Secondly, once they become aware of proceedings in other Member States, the prosecuting authorities of a Member State should have the ability to refrain from initiating a prosecution, or to halt an existing prosecution, on the mere ground that the same case is being prosecuted in another Member State.

Refraining from initiating a prosecution (or halting an existing one) could raise problems to the legal order of Member States which adhere to the legality principle, where the competent authorities have a duty to prosecute every crime which falls within their competence. This could raise problems, in particular, when the principle is provided for in a national Constitution. Therefore, an exception to the application of this principle could be provided for in a future instrument. In this respect, it can validly be argued that in a common area of Freedom, Security and Justice this principle is satisfied when another Member State prosecutes such a case.


Once the above prerequisites are fulfilled, the following procedural steps could form part of the suggested mechanism.

Step 1: identification and information of “interested parties”

At first, it seems useful to identify and inform the Member States which could be interested to participate in the process of choosing the most appropriate jurisdiction for a specific case. To this end, an EU rule could provide that the national authorities of a Member State which has initiated or is about to initiate a criminal prosecution ("initiating State") in a case which demonstrates significant links to another Member State, must inform the competent authorities of that other Member State, in due time. Such an obligation could apply to prosecuting authorities, and/or to other judicial/ investigating or law enforcement authorities depending on the particular characteristics of the criminal justice systems of the Member States. In turn, the informed authorities could indicate their interest in prosecuting the case in question. One might envisage that this expression of interest should be declared within a fixed period of time. However, the system could also allow for reactions outside the deadline on an exceptional basis. If no Member State expresses an interest, the initiating State could continue with the prosecution of the case without further consultation – unless new facts change the picture.

Step 2: consultation/discussion

When two or more Member States are interested in prosecuting the same case, their respective competent authorities should be able to examine together the question of the “best place” to prosecute the case. An option would be to create a duty to enter into discussions so that the opinions of all the interested Member States can be taken into account. At this stage, direct contacts among them seem to be the most efficient means of discussion. If need be, they could ask for the assistance of Eurojust and/or other Union mechanisms of assistance.

Step 2 might often lead to an early consensus on the choice of the most appropriate jurisdiction to prosecute a case which raises issues of conflicts of jurisdiction. As a result, some national authorities will close or halt their proceedings voluntarily (or will refrain from initiating proceedings), while another authority would initiate or continue with its proceedings on the case. In such a scenario the competent national authorities could simply proceed according to their national law. Therefore, it seems that there is no need for binding rules on EU level for such arrangements. Under the suggested mechanism, such domestic decisions could be revised by the Member States concerned if new findings change the picture. Nonetheless, in certain cases, the domestic authorities might prefer to conclude a binding agreement to ensure legal certainty and to avoid the reopening of a debate. If they wish to do so, they may make use of an EU model agreement , which could, inter alia , provide common rules for the denunciation of such agreements.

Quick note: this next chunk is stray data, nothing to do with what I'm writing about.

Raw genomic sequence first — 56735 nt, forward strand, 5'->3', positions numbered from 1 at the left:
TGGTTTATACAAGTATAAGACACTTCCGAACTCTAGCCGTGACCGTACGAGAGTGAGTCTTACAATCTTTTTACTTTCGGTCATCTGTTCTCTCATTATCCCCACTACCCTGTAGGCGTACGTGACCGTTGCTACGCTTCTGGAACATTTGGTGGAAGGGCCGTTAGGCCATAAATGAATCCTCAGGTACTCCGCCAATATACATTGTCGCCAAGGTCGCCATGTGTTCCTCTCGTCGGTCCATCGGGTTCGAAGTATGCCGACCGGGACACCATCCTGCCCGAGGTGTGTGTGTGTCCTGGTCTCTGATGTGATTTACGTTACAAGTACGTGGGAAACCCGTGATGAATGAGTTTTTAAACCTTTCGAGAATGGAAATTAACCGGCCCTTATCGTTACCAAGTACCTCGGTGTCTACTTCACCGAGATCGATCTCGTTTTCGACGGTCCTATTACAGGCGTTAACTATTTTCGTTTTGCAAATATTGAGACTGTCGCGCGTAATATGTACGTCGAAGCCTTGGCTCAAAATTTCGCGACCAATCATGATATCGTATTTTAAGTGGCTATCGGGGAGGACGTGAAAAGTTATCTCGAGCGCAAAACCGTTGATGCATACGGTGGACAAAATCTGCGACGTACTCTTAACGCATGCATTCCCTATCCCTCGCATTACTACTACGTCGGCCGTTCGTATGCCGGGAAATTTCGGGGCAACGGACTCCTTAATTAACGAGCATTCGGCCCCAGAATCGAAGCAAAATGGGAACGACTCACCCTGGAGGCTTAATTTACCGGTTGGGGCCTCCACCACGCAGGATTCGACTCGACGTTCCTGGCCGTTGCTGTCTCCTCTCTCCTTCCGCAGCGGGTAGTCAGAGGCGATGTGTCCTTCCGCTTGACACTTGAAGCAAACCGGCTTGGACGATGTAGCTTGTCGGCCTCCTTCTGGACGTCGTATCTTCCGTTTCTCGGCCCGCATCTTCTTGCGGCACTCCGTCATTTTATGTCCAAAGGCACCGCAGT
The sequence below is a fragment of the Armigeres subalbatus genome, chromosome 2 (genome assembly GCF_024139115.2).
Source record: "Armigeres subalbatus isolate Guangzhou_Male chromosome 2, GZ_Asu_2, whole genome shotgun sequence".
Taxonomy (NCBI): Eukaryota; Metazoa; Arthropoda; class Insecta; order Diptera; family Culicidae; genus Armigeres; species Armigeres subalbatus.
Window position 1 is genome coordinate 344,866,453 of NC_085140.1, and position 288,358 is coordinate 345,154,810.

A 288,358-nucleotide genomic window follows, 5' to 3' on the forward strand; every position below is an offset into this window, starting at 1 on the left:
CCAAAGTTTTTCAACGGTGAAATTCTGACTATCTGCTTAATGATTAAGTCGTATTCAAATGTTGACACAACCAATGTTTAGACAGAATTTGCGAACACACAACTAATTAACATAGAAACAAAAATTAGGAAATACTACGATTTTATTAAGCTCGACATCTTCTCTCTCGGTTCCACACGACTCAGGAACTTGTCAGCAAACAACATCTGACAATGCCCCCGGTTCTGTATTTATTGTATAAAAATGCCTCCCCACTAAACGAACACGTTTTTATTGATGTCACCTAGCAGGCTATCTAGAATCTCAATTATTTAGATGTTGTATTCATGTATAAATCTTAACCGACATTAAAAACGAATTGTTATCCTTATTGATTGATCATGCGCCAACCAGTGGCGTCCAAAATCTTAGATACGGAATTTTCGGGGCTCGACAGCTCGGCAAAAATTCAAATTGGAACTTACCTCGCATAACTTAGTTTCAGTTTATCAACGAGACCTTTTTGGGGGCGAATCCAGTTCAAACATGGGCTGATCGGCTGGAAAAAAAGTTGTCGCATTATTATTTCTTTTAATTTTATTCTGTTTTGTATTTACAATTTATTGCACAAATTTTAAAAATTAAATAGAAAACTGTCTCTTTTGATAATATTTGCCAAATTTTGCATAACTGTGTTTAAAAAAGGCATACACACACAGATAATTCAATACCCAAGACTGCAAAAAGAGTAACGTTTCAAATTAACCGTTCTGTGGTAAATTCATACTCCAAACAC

Step 3: dispute settlement/mediation

Where an agreement cannot be easily found, a mechanism for dispute resolution will be needed. This step should offer the opportunity for a structured dialogue between the interested parties which would allow for an objective consideration of the interests involved. To this end, it seems appropriate to involve a body at EU level to act as a mediator by assisting the Member States concerned to reach a voluntary agreement using the criteria outlined below . Eurojust appears to be well placed to take over this role. It would also be conceivable to create a new body for dispute resolution, for instance a board or panel composed of senior national prosecutors and/or judges.

This third step could be initiated on the request of any Member State which has expressed an interest in prosecuting the case. It would also be valid to argue that a dispute settlement procedure should be compulsory after a period of time has elapsed in step 2, to ensure that cases of disagreement will be promptly transferred to an EU assisted/centred stage. Where a consensus is reached in step 3, the competent authorities should then have the same options as in step 2 (voluntary halting of proceedings in some Member States with a view to prosecution in another one, or conclusion of a binding agreement).